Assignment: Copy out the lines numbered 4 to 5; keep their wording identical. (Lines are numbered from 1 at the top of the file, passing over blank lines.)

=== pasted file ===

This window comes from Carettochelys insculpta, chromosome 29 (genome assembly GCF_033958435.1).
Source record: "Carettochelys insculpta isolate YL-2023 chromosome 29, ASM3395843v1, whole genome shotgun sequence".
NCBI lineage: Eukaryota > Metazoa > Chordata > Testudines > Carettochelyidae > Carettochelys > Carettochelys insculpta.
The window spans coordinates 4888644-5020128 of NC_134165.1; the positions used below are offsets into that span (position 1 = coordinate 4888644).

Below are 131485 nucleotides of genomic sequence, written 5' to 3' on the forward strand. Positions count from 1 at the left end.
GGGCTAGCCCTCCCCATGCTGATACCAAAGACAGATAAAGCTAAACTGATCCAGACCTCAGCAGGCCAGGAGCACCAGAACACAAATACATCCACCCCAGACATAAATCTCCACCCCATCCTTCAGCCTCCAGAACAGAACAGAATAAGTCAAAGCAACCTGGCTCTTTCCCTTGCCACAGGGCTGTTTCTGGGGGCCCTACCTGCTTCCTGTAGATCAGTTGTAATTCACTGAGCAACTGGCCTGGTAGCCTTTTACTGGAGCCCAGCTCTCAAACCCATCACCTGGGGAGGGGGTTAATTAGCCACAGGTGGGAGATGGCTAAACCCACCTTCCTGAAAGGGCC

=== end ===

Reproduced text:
The window spans coordinates 4888644-5020128 of NC_134165.1; the positions used below are offsets into that span (position 1 = coordinate 4888644).

Below are 131485 nucleotides of genomic sequence, written 5' to 3' on the forward strand. Positions count from 1 at the left end.